Q. I am an OK golfer (informal 30 handicap) and I am relatively new to a company where golf is a part of many business functions. I have never been at a level where I was invited to participate in golf events until now. My male colleagues attend charity events, accept invitations from clients, and initiate outings as well. I haven’t seen this from my women colleagues yet, and I’m not sure how to approach anyone with how this works. Do I tell people I golf? How good do I really need to be to golf for work? What are the rules around golf as a work day, and how can I make sure I don’t lose credibility or clients?
A. Your question is important in today's business world. Golf has become a global relationship builder in business settings where social activity is added. Company outings, and professional associations offer great chances to network, and you want to make sure you take these opportunities. Companies do have corporate customs for golf as a business event, and how expenses are handled. You need to consult your manager about accepting invitations, and inviting guests to golf as well.
To gain expert insight, I consulted Maria Marino, a Class A Member of the LPGA, a teacher of LPGA Golf Clinics for Women, and a golf columnist. Maria counsels, “Establishing a handicap is a great start to incorporating golf into business. It is a great equalizer giving you the opportunity to play with any other skill level of golfer. This will give you the credibility you may feel you lack. Once you do that, accept every invitation that comes your way.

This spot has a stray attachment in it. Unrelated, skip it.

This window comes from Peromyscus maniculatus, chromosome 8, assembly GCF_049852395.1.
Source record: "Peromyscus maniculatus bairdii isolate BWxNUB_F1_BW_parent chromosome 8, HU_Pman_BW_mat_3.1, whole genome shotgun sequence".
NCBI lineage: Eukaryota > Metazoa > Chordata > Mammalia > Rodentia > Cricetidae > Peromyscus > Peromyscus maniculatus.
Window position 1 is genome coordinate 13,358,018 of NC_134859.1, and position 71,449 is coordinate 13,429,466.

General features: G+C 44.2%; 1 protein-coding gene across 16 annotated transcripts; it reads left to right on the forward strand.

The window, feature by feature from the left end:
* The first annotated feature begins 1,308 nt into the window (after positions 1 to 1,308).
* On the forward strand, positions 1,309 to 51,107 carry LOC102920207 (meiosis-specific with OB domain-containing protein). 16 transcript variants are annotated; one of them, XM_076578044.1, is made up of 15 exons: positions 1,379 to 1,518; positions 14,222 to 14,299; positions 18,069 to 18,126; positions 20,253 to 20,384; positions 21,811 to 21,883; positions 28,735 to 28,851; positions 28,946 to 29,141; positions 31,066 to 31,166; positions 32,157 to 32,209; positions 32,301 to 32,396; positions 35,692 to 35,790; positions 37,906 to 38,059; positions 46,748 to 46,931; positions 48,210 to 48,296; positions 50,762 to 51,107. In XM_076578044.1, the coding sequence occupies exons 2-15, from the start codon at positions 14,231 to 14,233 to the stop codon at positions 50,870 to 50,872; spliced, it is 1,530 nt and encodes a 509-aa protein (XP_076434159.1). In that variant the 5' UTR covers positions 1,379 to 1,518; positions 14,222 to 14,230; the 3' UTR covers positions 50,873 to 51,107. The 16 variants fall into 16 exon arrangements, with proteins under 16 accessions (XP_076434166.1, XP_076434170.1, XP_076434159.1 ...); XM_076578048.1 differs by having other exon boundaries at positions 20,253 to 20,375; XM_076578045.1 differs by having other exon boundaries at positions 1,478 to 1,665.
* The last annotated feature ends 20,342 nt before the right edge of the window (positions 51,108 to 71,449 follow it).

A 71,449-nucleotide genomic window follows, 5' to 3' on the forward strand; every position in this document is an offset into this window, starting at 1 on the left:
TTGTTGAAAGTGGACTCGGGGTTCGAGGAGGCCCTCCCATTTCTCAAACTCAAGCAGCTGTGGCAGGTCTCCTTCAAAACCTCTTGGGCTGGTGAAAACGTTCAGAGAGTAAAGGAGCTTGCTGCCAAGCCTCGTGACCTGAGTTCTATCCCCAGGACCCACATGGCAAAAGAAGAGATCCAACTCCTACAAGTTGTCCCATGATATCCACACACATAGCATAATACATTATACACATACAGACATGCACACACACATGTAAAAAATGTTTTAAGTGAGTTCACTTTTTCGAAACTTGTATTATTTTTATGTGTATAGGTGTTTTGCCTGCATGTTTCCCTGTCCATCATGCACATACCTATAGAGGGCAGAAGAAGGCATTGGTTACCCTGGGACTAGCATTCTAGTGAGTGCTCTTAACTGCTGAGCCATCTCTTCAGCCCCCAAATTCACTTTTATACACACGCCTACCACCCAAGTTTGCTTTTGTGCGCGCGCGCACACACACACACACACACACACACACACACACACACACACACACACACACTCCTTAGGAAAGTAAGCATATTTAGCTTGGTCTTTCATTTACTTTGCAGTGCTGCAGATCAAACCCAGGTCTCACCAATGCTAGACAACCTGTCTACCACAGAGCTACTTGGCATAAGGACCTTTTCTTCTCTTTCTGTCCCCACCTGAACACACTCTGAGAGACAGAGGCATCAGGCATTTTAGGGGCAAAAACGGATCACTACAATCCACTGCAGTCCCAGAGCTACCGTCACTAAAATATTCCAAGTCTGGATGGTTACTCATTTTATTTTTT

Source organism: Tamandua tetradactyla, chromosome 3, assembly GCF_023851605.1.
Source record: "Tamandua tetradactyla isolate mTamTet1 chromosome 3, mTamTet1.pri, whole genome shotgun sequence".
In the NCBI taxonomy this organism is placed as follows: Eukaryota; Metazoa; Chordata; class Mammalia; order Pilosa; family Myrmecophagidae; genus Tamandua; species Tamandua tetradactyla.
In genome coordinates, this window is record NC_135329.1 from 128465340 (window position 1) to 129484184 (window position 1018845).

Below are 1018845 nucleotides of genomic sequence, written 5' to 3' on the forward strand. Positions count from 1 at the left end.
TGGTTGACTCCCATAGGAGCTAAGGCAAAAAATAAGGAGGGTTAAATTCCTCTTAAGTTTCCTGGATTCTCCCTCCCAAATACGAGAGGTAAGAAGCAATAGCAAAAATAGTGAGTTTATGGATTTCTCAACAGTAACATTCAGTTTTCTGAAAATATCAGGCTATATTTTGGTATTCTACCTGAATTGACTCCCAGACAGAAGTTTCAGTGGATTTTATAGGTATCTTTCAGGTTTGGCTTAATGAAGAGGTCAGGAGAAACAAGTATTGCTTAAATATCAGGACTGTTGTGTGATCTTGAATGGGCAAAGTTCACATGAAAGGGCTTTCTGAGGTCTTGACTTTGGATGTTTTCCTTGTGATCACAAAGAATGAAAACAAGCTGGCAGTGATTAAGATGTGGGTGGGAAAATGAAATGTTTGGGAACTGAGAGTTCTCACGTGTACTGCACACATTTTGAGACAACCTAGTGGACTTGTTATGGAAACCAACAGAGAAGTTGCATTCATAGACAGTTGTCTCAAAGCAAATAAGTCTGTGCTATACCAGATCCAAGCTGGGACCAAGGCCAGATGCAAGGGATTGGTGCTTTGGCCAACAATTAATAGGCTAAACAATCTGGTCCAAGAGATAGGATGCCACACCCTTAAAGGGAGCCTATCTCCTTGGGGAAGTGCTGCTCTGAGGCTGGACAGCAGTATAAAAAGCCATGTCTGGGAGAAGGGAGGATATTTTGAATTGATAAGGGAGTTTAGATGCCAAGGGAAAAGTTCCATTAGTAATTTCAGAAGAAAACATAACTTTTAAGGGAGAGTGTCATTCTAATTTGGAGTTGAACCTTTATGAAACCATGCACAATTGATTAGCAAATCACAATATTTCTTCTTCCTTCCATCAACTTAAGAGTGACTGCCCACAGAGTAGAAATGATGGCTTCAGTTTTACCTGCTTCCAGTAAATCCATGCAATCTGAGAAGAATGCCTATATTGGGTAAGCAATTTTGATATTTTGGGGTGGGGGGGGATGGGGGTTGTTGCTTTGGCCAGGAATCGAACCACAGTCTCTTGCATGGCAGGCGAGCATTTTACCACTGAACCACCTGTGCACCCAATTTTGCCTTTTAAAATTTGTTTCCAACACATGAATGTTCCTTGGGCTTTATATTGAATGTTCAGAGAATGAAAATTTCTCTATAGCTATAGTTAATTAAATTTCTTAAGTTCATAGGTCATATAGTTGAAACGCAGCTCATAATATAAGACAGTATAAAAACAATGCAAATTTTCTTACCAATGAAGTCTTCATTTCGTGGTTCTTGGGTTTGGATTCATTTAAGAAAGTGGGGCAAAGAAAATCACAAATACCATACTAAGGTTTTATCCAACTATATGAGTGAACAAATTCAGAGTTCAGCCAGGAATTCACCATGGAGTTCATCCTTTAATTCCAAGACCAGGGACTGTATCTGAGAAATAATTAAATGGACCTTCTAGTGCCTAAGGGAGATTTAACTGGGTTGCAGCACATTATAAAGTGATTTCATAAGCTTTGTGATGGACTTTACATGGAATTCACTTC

As a new ‘business’ golfer, pay attention to speed of play. No matter your skill level, if you do not hold up play, you will be welcome to play with anyone. When playing for fun, if you find you are taking too many strokes on a hole, just pick up the ball and cheer on your playing partners.”
Your knowledge of the rules of golf, and etiquette is an important part of play, just as it is in business. Be aware of, and follow the many details of golf etiquette and the rules. Every golfer will tell you they learn a great deal about people from their experience golfing with them. Make sure the message you deliver is one you would choose.
Marino suggests you also attend charitable events as a great way hone your social golf skills. Your local paper will most often have listings of community golf events. Your company may even have a cause they are committed to, which can benefit from a golf outing, or sponsorship.
“Golf as a business tool is indispensable”, Marino notes. “I have often said that business may not be conducted on the golf course but the relationships needed to make good business partners are.”
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Patricia Hunt Sinacole is president of First Beacon Group LLC, a human resources consulting firm in Hopkinton. She works with clients across many industries including technology, biotech and medical devices, financial services, and healthcare, and has over 20 years of human resources experience.
Elaine Varelas is managing partner at Keystone Partners, a career management firm in Boston and serves on the board of Career Partners International.
Cindy Atoji Keene is a freelance journalist with more than 25 years experience. E-mail her directly here.
Peter Post is the author of "The Etiquette Advantage in Business." Email questions about business etiquette to him directly here.
Stu Coleman, a partner and general manager at WinterWyman, manages the firm's Financial Contracting division, and provides strategic staffing services to Boston-area organizations needing Accounting and Finance workforce solutions and contract talent.
Tracy Cashman is a partner and the general manager of the Information Technology search division at WinterWyman. She has 20 years of experience partnering with clients in the Boston area to conduct technology searches in a wide variety of industries and technology.
Paul Hellman is the founder of Express Potential, which specializes in executive communication skills. He consults and speaks internationally on how to capture attention & influence others. Email him directly here.